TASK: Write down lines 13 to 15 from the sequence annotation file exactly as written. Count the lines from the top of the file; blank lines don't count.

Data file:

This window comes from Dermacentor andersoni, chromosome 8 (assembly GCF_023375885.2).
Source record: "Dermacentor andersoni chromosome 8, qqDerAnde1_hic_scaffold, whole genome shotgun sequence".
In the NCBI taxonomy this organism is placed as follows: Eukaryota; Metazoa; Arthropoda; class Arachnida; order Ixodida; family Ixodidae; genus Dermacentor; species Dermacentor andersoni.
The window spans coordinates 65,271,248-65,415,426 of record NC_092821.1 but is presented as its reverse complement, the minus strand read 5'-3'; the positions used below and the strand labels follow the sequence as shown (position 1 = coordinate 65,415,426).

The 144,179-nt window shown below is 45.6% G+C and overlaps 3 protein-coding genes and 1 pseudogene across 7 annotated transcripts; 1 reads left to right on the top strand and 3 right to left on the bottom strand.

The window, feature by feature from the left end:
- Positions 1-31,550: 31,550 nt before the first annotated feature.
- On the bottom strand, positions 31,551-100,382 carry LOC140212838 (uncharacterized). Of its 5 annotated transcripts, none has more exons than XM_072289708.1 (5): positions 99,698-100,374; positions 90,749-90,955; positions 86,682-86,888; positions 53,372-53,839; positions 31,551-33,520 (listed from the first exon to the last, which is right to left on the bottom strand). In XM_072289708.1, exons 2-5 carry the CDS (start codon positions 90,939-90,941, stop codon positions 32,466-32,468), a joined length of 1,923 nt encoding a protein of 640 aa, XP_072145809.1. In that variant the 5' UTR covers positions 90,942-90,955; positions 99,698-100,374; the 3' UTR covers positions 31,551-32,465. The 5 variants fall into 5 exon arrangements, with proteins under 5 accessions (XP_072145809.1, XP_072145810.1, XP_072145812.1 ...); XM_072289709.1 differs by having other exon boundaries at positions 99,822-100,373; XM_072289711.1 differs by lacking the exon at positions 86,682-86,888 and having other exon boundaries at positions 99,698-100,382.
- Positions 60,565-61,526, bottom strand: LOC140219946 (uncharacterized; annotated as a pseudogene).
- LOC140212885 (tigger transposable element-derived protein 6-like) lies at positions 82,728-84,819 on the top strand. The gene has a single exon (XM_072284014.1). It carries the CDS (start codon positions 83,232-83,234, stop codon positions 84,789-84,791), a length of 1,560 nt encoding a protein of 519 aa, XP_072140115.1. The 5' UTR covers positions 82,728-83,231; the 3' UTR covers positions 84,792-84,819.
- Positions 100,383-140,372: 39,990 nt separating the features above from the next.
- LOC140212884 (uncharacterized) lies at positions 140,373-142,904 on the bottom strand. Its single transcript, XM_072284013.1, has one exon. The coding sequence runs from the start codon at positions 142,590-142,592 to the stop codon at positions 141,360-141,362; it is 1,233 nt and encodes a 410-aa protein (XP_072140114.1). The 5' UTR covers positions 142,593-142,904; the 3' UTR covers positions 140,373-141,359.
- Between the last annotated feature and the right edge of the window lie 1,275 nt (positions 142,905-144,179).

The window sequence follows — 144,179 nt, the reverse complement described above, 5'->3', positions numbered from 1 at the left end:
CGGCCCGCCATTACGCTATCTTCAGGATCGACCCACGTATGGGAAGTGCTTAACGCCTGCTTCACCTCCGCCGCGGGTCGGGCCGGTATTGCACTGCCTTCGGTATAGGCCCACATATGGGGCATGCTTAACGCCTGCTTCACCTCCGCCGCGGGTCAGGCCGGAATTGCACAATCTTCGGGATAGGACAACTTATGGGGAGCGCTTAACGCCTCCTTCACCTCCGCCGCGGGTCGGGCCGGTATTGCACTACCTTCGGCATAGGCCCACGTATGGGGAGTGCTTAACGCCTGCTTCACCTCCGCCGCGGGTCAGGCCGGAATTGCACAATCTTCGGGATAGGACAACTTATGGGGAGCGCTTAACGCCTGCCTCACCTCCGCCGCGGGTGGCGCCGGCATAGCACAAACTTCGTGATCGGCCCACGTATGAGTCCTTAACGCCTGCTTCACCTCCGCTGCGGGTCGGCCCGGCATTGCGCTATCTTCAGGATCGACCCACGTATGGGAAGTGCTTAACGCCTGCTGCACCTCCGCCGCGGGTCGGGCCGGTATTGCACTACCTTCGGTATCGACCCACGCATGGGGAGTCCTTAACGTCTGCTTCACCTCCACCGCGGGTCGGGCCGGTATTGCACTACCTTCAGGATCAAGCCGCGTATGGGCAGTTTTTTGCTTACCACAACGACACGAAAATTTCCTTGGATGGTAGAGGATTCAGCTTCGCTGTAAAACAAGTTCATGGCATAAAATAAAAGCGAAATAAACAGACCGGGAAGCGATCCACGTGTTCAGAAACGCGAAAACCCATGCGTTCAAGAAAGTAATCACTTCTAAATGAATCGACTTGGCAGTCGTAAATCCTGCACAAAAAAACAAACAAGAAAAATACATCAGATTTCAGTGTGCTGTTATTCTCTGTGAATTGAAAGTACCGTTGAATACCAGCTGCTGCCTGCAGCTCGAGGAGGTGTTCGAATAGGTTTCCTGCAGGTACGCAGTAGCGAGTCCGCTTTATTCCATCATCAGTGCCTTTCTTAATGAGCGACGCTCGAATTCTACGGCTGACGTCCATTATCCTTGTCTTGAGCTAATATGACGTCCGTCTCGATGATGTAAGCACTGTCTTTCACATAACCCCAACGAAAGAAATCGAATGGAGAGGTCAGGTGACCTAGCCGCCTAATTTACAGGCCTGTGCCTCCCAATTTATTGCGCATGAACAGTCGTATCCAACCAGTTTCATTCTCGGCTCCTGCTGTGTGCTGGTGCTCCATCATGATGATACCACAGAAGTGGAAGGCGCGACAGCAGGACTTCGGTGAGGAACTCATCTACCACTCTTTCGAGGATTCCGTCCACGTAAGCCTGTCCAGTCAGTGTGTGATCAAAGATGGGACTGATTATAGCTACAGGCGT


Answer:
- Between the last annotated feature and the right edge of the window lie 1,275 nt (positions 142,905-144,179).

The window sequence follows — 144,179 nt, the reverse complement described above, 5'->3', positions numbered from 1 at the left end:
CGGCCCGCCATTACGCTATCTTCAGGATCGACCCACGTATGGGAAGTGCTTAACGCCTGCTTCACCTCCGCCGCGGGTCGGGCCGGTATTGCACTGCCTTCGGTATAGGCCCACATATGGGGCATGCTTAACGCCTGCTTCACCTCCGCCGCGGGTCAGGCCGGAATTGCACAATCTTCGGGATAGGACAACTTATGGGGAGCGCTTAACGCCTCCTTCACCTCCGCCGCGGGTCGGGCCGGTATTGCACTACCTTCGGCATAGGCCCACGTATGGGGAGTGCTTAACGCCTGCTTCACCTCCGCCGCGGGTCAGGCCGGAATTGCACAATCTTCGGGATAGGACAACTTATGGGGAGCGCTTAACGCCTGCCTCACCTCCGCCGCGGGTGGCGCCGGCATAGCACAAACTTCGTGATCGGCCCACGTATGAGTCCTTAACGCCTGCTTCACCTCCGCTGCGGGTCGGCCCGGCATTGCGCTATCTTCAGGATCGACCCACGTATGGGAAGTGCTTAACGCCTGCTGCACCTCCGCCGCGGGTCGGGCCGGTATTGCACTACCTTCGGTATCGACCCACGCATGGGGAGTCCTTAACGTCTGCTTCACCTCCACCGCGGGTCGGGCCGGTATTGCACTACCTTCAGGATCAAGCCGCGTATGGGCAGTTTTTTGCTTACCACAACGACACGAAAATTTCCTTGGATGGTAGAGGATTCAGCTTCGCTGTAAAACAAGTTCATGGCATAAAATAAAAGCGAAATAAACAGACCGGGAAGCGATCCACGTGTTCAGAAACGCGAAAACCCATGCGTTCAAGAAAGTAATCACTTCTAAATGAATCGACTTGGCAGTCGTAAATCCTGCACAAAAAAACAAACAAGAAAAATACATCAGATTTCAGTGTGCTGTTATTCTCTGTGAATTGAAAGTACCGTTGAATACCAGCTGCTGCCTGCAGCTCGAGGAGGTGTTCGAATAGGTTTCCTGCAGGTACGCAGTAGCGAGTCCGCTTTATTCCATCATCAGTGCCTTTCTTAATGAGCGACGCTCGAATTCTACGGCTGACGTCCATTATCCTTGTCTTGAGCTAATATGACGTCCGTCTCGATGATGTAAGCACTGTCTTTCACATAACCCCAACGAAAGAAATCGAATGGAGAGGTCAGGTGACCTAGCCGCCTAATTTACAGGCCTGTGCCTCCCAATTTATTGCGCATGAACAGTCGTATCCAACCAGTTTCATTCTCGGCTCCTGCTGTGTGCTGGTGCTCCATCATGATGATACCACAGAAGTGGAAGGCGCGACAGCAGGACTTCGGTGAGGAACTCATCTACCACTCTTTCGAGGATTCCGTCCACGTAAGCCTGTCCAGTCAGTGTGTGATCAAAGATGGGACTGATTATAGCTACAGGCGT